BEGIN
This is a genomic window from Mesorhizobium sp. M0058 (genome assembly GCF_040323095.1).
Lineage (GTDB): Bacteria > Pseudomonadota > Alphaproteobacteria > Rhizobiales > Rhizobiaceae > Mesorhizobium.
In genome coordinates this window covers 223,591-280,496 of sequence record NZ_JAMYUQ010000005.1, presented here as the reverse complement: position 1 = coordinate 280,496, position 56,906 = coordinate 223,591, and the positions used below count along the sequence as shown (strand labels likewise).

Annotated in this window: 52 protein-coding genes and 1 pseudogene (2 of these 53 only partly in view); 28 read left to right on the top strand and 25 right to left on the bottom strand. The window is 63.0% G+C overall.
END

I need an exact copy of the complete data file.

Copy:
This is a genomic window from Mesorhizobium sp. M0058 (genome assembly GCF_040323095.1).
Lineage (GTDB): Bacteria > Pseudomonadota > Alphaproteobacteria > Rhizobiales > Rhizobiaceae > Mesorhizobium.
In genome coordinates this window covers 223,591-280,496 of sequence record NZ_JAMYUQ010000005.1, presented here as the reverse complement: position 1 = coordinate 280,496, position 56,906 = coordinate 223,591, and the positions used below count along the sequence as shown (strand labels likewise).

Annotated in this window: 52 protein-coding genes and 1 pseudogene (2 of these 53 only partly in view); 28 read left to right on the top strand and 25 right to left on the bottom strand. The window is 63.0% G+C overall.